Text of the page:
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ATM: Cancer Risks
Read about different genes that are linked to hereditary cancer, their associated risks and guidelines for screening, preventing and treating cancers in people with inherited mutations in these genes.

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Glossary on

Cancer Risks Associated with Inherited Mutations

People with an mutation have a higher risk for several types of cancer. These cancers tend to happen at a younger age than in people without a mutation. 

The risks listed below are estimates based on different research studies. To understand more about your personal risk, we recommend that you speak with a genetics expert who can look at your personal and family history of cancer and help you decide on a plan for managing your risk.

Note that when we use "men" and "women" we are referring to the sex you were assigned at birth.

Cancer risk table

Cancer Type

Lifetime Risk with an ATM Mutation

Lifetime Risk for General Population


 Breast cancer



People with a common ATM mutation known as c.7271T>G variant may have a higher risk for breast cancer than people with other variants. 

Risk for 2nd breast cancer diagnosis in women who were previously diagnosed with breast cancer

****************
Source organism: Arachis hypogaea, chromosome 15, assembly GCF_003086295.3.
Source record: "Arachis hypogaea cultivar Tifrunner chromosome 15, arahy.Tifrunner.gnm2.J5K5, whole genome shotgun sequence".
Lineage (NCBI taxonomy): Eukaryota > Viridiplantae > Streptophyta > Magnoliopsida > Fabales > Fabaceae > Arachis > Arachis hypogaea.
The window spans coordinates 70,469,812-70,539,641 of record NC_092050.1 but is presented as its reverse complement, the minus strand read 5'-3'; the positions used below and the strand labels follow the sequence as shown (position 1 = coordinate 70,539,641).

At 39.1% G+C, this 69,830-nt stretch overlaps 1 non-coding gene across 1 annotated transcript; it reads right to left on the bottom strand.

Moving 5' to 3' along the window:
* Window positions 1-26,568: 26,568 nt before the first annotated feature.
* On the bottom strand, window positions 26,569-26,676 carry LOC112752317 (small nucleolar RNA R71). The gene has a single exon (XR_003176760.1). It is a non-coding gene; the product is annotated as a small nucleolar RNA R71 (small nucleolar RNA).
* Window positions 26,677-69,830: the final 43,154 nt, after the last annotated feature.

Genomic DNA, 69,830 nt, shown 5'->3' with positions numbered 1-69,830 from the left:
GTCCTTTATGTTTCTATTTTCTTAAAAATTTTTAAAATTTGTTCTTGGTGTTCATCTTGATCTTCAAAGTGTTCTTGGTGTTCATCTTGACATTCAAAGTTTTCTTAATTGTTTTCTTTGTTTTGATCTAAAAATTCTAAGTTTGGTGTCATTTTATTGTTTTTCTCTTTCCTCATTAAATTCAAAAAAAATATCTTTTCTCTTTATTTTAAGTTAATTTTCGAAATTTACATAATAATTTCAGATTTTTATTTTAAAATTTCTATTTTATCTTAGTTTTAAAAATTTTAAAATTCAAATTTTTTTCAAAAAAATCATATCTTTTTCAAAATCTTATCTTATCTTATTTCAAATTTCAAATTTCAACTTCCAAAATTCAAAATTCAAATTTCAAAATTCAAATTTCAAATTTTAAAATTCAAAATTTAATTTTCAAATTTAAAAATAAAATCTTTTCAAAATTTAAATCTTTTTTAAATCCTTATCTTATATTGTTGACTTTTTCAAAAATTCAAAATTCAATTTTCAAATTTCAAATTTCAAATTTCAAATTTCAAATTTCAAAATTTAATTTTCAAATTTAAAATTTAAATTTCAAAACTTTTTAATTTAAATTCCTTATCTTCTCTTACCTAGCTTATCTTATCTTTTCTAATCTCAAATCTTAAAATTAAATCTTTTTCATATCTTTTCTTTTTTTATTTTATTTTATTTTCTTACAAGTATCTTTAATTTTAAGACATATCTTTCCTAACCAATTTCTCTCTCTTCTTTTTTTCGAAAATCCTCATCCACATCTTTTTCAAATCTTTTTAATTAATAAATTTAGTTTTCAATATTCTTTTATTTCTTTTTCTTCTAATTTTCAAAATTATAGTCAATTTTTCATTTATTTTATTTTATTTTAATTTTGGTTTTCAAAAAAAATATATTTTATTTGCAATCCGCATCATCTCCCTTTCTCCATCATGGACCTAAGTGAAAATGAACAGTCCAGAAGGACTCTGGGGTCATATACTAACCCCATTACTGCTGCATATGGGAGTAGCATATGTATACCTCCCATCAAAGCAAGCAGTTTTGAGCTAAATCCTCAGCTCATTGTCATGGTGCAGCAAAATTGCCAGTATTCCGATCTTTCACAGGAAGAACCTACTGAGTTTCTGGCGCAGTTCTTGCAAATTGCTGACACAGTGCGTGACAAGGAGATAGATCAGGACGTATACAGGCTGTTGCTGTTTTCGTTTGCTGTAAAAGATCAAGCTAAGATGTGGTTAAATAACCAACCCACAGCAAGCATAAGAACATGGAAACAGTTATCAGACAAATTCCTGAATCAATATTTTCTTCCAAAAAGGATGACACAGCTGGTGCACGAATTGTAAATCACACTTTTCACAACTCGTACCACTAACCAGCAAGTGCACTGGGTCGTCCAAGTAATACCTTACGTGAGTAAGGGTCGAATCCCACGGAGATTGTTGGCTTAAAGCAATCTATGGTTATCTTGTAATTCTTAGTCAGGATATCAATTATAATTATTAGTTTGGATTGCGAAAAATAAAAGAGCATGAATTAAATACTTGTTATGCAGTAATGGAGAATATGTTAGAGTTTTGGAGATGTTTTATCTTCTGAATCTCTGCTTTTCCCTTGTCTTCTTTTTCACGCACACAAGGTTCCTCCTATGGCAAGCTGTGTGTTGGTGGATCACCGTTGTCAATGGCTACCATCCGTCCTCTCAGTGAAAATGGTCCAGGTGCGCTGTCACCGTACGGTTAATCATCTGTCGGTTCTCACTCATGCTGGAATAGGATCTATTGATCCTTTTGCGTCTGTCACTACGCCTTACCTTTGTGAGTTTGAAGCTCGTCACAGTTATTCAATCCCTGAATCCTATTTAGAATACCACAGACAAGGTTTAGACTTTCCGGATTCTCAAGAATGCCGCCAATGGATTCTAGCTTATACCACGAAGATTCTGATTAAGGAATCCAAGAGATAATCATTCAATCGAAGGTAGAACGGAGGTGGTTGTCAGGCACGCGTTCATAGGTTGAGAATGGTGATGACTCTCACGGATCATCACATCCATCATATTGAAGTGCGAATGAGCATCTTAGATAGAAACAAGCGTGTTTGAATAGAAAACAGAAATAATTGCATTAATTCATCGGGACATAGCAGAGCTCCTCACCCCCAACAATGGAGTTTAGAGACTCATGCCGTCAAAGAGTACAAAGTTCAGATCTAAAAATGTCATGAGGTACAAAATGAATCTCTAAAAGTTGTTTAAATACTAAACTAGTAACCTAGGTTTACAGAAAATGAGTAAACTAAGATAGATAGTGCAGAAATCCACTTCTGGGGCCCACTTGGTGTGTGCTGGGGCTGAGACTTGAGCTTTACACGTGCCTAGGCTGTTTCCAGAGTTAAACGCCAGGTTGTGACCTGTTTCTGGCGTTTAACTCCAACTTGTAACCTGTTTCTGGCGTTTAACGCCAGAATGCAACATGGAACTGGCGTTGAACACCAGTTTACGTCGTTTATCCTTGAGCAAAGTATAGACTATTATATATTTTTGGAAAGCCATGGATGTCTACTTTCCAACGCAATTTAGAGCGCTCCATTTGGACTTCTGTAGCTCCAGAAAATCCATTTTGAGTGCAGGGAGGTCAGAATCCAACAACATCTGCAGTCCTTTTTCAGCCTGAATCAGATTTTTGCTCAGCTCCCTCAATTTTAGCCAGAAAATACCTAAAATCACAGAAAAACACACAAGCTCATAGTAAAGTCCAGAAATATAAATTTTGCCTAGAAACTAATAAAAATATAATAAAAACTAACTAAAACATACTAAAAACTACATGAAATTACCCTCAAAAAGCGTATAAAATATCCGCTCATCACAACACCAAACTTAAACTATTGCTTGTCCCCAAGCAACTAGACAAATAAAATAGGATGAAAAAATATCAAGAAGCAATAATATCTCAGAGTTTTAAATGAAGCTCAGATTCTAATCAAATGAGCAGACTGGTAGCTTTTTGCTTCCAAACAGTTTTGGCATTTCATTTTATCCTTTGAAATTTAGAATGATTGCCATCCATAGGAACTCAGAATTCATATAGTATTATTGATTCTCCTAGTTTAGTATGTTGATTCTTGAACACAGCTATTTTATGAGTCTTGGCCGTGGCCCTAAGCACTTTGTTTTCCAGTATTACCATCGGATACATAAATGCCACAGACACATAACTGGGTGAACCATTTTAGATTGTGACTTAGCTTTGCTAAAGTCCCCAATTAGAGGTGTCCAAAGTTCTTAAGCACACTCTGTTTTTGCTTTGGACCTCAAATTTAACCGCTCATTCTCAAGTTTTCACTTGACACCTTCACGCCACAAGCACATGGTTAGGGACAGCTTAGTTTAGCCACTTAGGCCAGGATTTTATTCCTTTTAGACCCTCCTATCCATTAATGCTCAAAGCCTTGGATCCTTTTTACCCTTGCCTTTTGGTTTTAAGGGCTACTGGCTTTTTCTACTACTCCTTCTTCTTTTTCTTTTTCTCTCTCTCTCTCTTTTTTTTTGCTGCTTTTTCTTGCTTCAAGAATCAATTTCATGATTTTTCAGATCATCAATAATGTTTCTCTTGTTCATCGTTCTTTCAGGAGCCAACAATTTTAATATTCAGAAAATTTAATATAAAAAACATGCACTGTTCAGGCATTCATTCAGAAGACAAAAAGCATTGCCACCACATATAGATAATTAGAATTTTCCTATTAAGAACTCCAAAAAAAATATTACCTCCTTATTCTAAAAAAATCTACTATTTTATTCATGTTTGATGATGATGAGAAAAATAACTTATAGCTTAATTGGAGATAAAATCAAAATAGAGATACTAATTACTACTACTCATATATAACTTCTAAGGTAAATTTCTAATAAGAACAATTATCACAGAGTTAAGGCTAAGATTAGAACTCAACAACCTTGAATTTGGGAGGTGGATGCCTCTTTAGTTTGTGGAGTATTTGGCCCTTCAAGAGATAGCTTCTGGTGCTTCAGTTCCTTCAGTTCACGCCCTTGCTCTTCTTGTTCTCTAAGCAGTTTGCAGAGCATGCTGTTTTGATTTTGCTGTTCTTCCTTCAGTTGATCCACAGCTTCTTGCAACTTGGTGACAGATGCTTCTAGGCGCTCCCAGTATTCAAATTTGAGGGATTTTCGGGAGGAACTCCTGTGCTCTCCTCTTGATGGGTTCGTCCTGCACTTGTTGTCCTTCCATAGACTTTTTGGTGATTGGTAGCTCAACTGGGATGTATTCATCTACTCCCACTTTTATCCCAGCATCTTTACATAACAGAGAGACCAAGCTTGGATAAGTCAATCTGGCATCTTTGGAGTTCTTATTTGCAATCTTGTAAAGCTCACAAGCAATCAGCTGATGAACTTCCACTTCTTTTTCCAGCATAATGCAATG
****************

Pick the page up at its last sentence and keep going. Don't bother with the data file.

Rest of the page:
4% risk within 10 years of initial diagnosis

Applies to women who have not had bilateral mastectomy

 Pancreatic cancer



 Ovarian cancer



Source: NCCN Guidelines: Genetic/Familial High-Risk Assessment: Breast, Ovarian, Pancreatic, vs. 3 2024

Risk graphs

       lifetime risk for breast cancer in women with an ATM mutation

       Lifetime risk for pancreatic cancer in people with an ATM mutation

Other cancers

Research suggests that  mutations may also increase the risk for cancer.  More research is needed to better define the lifetime risks for other cancers in people with an  mutation. For this reason, genetics experts often look at a family’s history of cancer to help people with  mutations understand their risk for additional cancers.

It is important to note that cancer risks are estimates over the course of a person's lifetime. Your lifetime risk and risk over the next five years will vary depending on:

  • current age
  • sex assigned at birth
  • specific mutation
  • personal and family health history
  • diet, exercise, lifestyle and other factors

Open Clinical Trials
Open Clinical Trials

NCT02665195: Registry Of MultiPlex Testing (PROMPT). PROMPT is an online research registry. The goal of PROMPT is to help researchers to better understand the risks that are linked to mutations in less well-studied genes. People with inherited mutations can enroll in PROMPT to help researchers learn more about cancer risks. 

Get Support
Get Support

FORCE offers many peer support programs for people with inherited mutations. 

Last updated June 21, 2024